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Global Textile Manufacturers See 33% Sales Downturn

Textile makers foresee bottom-line turmoil ahead.

The International Textile Manufacturers Federation (ITMF) conducted a third survey from April 16-28 among its members and affiliated companies and associations about the impact the coronavirus pandemic’s impact on the global textile value chain, finding an expected worldwide sales downturn this year of 33 percent on average compared to 2019.

Among the 600 textile companies from around the world that participated in the survey, current orders were down 41 percent on average. Orders in East Asia were down 28 percent, while all other regions were seeing declines of 40 percent or more.

“It can be assumed that this region, which was hit first by the corona-crisis, is also recovering first from it,” ITMF said, especially China and South Korea. “In the last few weeks, most Chinese textile companies have ramped up production significantly. Likewise, off-line retail stores have reopened and consumption is picking up again in East Asian countries.”

Companies in Europe are expecting sales in 2020 to be down “only” 22 percent, significantly better than the 33 percent decline reported in the second survey conducted by ITMF on March 28-April 6.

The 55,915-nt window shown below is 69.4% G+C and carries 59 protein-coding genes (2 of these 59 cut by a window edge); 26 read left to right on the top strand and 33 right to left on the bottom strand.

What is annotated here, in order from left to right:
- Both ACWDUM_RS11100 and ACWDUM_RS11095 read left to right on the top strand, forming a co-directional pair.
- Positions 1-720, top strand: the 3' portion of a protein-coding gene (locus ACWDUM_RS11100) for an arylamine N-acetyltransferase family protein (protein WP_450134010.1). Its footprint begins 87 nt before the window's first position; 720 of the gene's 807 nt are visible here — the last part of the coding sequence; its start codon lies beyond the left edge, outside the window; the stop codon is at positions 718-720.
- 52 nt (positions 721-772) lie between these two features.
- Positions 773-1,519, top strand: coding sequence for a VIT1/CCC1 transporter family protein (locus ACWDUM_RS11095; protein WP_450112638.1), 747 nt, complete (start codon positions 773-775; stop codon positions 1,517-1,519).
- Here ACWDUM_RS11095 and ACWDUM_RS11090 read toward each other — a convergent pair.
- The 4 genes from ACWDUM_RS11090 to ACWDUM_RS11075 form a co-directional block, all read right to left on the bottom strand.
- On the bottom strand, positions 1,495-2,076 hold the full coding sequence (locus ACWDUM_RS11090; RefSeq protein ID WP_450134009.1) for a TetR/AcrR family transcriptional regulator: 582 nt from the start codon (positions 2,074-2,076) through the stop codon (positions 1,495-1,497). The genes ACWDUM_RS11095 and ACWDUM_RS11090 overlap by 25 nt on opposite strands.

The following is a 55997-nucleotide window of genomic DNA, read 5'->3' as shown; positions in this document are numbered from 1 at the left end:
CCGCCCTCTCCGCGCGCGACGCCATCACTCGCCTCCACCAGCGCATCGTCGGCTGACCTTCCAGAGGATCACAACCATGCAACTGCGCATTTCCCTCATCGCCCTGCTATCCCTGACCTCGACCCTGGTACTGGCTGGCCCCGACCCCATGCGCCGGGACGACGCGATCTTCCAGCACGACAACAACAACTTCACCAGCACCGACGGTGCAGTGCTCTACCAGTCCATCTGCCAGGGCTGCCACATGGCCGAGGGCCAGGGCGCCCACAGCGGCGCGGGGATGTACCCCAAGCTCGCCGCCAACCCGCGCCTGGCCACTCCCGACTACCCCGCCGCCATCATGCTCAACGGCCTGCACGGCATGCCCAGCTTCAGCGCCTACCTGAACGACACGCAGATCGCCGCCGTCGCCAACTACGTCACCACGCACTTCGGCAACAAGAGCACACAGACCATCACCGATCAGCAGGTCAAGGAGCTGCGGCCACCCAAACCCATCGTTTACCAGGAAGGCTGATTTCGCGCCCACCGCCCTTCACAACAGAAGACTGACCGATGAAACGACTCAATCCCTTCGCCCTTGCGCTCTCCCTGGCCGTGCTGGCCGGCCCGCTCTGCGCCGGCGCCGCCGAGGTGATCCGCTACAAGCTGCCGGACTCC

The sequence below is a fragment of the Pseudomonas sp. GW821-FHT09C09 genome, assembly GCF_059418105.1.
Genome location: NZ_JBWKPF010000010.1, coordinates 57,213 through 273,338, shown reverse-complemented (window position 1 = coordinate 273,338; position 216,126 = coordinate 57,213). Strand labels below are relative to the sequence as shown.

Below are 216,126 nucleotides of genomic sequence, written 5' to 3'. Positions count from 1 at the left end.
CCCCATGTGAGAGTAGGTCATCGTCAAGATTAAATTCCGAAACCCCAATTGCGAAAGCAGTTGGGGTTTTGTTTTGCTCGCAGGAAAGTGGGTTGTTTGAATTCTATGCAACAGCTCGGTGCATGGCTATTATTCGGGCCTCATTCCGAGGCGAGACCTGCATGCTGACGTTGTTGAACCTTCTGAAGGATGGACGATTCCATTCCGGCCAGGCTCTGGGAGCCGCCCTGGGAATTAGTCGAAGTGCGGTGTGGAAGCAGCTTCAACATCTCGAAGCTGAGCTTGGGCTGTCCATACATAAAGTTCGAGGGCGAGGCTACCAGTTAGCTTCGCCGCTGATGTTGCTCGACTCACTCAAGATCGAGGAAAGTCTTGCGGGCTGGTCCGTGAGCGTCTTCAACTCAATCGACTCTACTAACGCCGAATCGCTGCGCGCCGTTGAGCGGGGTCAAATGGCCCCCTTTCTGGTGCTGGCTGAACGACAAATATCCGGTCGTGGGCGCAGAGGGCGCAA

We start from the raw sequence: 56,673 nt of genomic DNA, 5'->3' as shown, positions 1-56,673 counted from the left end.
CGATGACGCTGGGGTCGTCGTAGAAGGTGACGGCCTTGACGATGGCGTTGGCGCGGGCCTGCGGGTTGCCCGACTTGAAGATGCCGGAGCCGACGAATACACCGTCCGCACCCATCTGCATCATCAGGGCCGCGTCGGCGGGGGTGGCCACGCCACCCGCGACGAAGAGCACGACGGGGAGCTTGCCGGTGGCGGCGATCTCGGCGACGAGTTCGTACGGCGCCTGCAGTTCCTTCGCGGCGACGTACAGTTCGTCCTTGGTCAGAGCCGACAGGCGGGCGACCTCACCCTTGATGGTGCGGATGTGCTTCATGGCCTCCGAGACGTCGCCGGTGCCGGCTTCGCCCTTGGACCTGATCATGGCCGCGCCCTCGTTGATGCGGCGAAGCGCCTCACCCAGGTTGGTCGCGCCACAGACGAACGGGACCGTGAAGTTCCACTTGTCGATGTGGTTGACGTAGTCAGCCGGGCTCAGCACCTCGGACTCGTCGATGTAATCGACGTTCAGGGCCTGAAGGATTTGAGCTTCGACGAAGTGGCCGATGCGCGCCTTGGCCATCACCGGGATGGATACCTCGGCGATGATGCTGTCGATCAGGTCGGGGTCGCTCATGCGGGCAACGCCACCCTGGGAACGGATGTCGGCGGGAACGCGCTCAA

Companies in East Asia are expecting sales to be down 26 percent, which is close to the 22 percent falloff reported in the second survey. Companies’ sales expectations in Southeast Asia and South Asia, on the other hand, have deteriorated significantly. These regions were hit later by COVID-19, delaying the full impact. Compared to 2019, expected sales for 2020 were down 38 percent in Southeast Asia and 31 percent in South Asia.

Sales expectations in Africa, South America and North America have not changed much since the second survey, when they were forecast to be down 45 percent, 41 percent and 29 percent, respectively.

Companies said they were increasingly thinking about diversification, currently focusing on medical textiles, streamlining organization and production processes, accelerating the reassessment of existing supply chains, accelerating digitization and investing in sustainable production.

Many companies said they receive little to no help from government programs, citing areas such as loans with low interest and deferred repayment, delayed tax payments and delayed social security payments and plans to reduce of power costs.

“The biggest relief comes when retailers/brands discuss adaption to the unwinding crisis with their suppliers instead of cancelling orders unilaterally,” ITMF respondents said.